But this truism also gives me relief, because once you start acknowledging that only you can give yourself the approval you crave, life gets easier (most of the times). Since no one cares about me or my work as much as me, it only depends on me to do that work as best and I can and to accept the fact that I will never get the approval I need from others. Another thing I’ve come to realize is that there is no point in time where you will be crowned an “expert,” for if that was the case tenured professors would not suffer from impostor’s syndrome (which they do, of course). Just like actors who win the Oscar don’t stop trying to get next year’s Oscar, there is no point in your long academic life where you will stop reaching for the best–and that’s a good thing.

**I learned this fact from my adviser, Pamela Cheek, at the University of New Mexico.

Films I watch: Ex Machina (2015)

Dir. Alex Garland.

If you’ve seen the trailer of Ex Machina, you know the plot follows the one white boy genius programmer hired on a secret mission by the one white boy computer genius in a high-tech cabin the woods. Caleb, the programmer, discovers quickly that he is meant to meet and test an AI that looks entirely too human. From this apparently simple and overused storyline you would be entirely justified in rolling your eyes and predicting every twist and turn of the movie.

But if you’ve watched the trailer, you also know that something goes wrong somewhere in that neat little story. Ex Machina does not follow the usual line of questioning on humanity that goes along with movies on cyborgs, AIs, and androids–the best of which are Blade Runner, A.I., I, Robot, etc. Instead, Ex Machina is an intense psychological thriller with the right amount of unexpected twists and even one or two fist-in-the-air moments. Alicia Vikander, who plays the AI named Ava, acts the part superbly and, even though my partner made fun of me for about ten hours for saying this, Soyona Mizuno is excellent as the wordless Kyoko [more on the fucked upness of Orientalism here later]. The soundtrack to the film is perfectly chilling, and the mix of high technology and wilderness (it was filmed in England) makes an ideal setting for such a huis clot.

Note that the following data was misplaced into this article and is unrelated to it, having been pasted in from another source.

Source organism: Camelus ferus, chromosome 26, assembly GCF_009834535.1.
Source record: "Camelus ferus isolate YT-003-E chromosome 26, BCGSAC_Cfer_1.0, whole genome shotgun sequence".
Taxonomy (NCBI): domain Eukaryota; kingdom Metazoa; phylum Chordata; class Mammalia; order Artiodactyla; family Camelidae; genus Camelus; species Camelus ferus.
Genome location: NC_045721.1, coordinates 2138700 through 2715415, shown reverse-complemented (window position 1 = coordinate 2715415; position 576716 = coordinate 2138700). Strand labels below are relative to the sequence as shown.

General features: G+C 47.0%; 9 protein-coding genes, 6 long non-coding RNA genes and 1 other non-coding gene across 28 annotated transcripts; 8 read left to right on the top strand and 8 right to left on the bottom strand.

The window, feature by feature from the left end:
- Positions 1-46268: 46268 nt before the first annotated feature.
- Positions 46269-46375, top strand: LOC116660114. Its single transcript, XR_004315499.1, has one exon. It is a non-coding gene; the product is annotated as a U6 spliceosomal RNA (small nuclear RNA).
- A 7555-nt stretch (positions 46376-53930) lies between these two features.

Now for the spoilers. Cover your eyes! Major spoilers ahead!

Caleb has “sessions” with Ava to test out whether or not she could pass as human, even while knowing she is artificial. Expectedly, he slowly falls in love with her and she seemingly reciprocates his feelings. Meanwhile, he gradually learns to distrust Nathan, the Google-like CEO who hired him, as Ava warns Caleb not to trust him. Caleb discovers that Ava is not the first AI made by Nathan but one of many artificial women he has made. The previous versions, which include an AI in an Asian woman’s body and another version in a Black woman’s body, have all gone insane from being kept locked inside their rooms. In a bone-chilling scene, one entirely destroys  her arms trying to break the the glass walls of her prison. It is also revealed that Kyoko herself, a (sexual) servant who is mute, is an AI (presumably still around because she cannot speak). Decided to save Ava, Caleb devises a plan to recode the security codes of the house while Nathan is drunkenly passed out. Ava escapes her room and convinces Kyoko–until then extremely passive and obedient–to help her kill Nathan. In a glacial scene, Kyoko and Ava stab him and watch him die. Before he does so, Nathan destroys Kyoko and cuts Ava’s arm off. Ava finds Caleb (knocked out by Nathan) and tells him to stay here. Meanwhile she takes off parts of the deactivated AIs she found in Nathan’s bedroom closets for herself—an arm, skin, hair. Caleb watches her through the glass wall, hypnotized by her gradually fleshed–and naked–body. Finally, in the best plot twist of the century, Ava locks Caleb in and leaves him, her prison, and her secret identity as an AI behind. In the last shots we have of him, he helplessly tries to break the glass walls.